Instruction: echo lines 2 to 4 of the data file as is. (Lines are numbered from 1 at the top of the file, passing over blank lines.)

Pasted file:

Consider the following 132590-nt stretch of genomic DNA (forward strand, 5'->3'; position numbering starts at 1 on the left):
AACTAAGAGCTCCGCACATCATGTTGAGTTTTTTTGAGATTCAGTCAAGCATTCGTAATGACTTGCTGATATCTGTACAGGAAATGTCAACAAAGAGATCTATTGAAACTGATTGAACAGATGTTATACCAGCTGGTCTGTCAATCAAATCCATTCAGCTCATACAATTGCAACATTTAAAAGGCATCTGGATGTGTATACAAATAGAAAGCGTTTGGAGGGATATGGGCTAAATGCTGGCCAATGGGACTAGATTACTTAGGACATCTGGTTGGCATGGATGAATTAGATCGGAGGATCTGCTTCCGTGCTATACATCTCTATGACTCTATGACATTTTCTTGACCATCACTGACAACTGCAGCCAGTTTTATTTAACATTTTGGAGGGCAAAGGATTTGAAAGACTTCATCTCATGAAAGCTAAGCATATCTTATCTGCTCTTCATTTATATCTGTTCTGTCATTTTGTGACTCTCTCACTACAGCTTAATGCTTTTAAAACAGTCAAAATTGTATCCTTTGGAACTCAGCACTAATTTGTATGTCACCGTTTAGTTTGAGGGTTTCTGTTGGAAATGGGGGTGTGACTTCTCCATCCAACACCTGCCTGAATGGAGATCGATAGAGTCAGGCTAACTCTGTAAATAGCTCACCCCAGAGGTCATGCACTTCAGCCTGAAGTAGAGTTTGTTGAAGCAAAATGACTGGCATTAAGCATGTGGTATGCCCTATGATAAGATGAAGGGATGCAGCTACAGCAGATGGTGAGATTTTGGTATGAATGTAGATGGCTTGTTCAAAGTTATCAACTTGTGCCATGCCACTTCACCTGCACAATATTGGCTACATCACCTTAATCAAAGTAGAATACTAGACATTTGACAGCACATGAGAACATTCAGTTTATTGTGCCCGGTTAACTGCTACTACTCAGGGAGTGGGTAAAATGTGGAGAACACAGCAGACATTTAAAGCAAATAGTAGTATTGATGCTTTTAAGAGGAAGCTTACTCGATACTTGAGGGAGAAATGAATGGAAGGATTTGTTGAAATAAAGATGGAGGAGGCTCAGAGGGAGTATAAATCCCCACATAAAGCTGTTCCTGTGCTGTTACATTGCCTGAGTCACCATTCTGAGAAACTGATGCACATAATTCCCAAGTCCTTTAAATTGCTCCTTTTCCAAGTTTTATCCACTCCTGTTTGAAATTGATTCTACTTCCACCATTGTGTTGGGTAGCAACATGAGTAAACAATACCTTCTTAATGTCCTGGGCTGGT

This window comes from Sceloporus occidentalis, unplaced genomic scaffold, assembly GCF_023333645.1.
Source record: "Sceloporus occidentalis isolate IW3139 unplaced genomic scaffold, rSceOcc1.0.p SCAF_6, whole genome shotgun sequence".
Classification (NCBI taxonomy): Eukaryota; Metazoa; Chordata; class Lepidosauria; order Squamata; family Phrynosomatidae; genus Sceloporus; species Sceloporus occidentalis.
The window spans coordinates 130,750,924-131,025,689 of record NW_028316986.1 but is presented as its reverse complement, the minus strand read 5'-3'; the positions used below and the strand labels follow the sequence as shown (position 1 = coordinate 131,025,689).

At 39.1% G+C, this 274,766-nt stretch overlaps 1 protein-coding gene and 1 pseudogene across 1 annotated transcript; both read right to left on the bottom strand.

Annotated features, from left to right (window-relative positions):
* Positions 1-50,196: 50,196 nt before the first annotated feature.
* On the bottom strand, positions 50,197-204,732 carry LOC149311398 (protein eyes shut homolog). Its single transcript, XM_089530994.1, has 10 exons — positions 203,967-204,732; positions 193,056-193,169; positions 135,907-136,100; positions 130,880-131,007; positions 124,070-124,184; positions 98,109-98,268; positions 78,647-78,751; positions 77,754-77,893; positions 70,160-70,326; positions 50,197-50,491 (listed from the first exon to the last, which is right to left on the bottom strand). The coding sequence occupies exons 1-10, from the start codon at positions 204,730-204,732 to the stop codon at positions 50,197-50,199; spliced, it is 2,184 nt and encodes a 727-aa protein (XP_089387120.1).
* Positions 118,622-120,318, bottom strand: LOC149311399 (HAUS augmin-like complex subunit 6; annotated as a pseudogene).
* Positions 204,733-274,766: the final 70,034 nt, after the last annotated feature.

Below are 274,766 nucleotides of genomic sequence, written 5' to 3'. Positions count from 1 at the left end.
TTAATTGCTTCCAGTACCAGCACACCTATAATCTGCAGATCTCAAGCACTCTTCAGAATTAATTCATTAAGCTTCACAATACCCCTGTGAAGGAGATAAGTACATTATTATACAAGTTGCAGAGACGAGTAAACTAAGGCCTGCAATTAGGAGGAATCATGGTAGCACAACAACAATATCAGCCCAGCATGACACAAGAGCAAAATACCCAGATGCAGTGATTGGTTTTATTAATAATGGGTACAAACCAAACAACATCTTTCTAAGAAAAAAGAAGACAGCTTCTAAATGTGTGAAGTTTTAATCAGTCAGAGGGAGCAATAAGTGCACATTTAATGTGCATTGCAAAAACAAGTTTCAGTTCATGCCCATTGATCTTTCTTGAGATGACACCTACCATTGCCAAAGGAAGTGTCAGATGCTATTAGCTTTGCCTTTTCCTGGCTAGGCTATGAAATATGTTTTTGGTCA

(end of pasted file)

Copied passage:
AACTAAGAGCTCCGCACATCATGTTGAGTTTTTTTGAGATTCAGTCAAGCATTCGTAATGACTTGCTGATATCTGTACAGGAAATGTCAACAAAGAGATCTATTGAAACTGATTGAACAGATGTTATACCAGCTGGTCTGTCAATCAAATCCATTCAGCTCATACAATTGCAACATTTAAAAGGCATCTGGATGTGTATACAAATAGAAAGCGTTTGGAGGGATATGGGCTAAATGCTGGCCAATGGGACTAGATTACTTAGGACATCTGGTTGGCATGGATGAATTAGATCGGAGGATCTGCTTCCGTGCTATACATCTCTATGACTCTATGACATTTTCTTGACCATCACTGACAACTGCAGCCAGTTTTATTTAACATTTTGGAGGGCAAAGGATTTGAAAGACTTCATCTCATGAAAGCTAAGCATATCTTATCTGCTCTTCATTTATATCTGTTCTGTCATTTTGTGACTCTCTCACTACAGCTTAATGCTTTTAAAACAGTCAAAATTGTATCCTTTGGAACTCAGCACTAATTTGTATGTCACCGTTTAGTTTGAGGGTTTCTGTTGGAAATGGGGGTGTGACTTCTCCATCCAACACCTGCCTGAATGGAGATCGATAGAGTCAGGCTAACTCTGTAAATAGCTCACCCCAGAGGTCATGCACTTCAGCCTGAAGTAGAGTTTGTTGAAGCAAAATGACTGGCATTAAGCATGTGGTATGCCCTATGATAAGATGAAGGGATGCAGCTACAGCAGATGGTGAGATTTTGGTATGAATGTAGATGGCTTGTTCAAAGTTATCAACTTGTGCCATGCCACTTCACCTGCACAATATTGGCTACATCACCTTAATCAAAGTAGAATACTAGACATTTGACAGCACATGAGAACATTCAGTTTATTGTGCCCGGTTAACTGCTACTACTCAGGGAGTGGGTAAAATGTGGAGAACACAGCAGACATTTAAAGCAAATAGTAGTATTGATGCTTTTAAGAGGAAGCTTACTCGATACTTGAGGGAGAAATGAATGGAAGGATTTGTTGAAATAAAGATGGAGGAGGCTCAGAGGGAGTATAAATCCCCACATAAAGCTGTTCCTGTGCTGTTACATTGCCTGAGTCACCATTCTGAGAAACTGATGCACATAATTCCCAAGTCCTTTAAATTGCTCCTTTTCCAAGTTTTATCCACTCCTGTTTGAAATTGATTCTACTTCCACCATTGTGTTGGGTAGCAACATGAGTAAACAATACCTTCTTAATGTCCTGGGCTGGT

This window comes from Sceloporus occidentalis, unplaced genomic scaffold, assembly GCF_023333645.1.
Source record: "Sceloporus occidentalis isolate IW3139 unplaced genomic scaffold, rSceOcc1.0.p SCAF_6, whole genome shotgun sequence".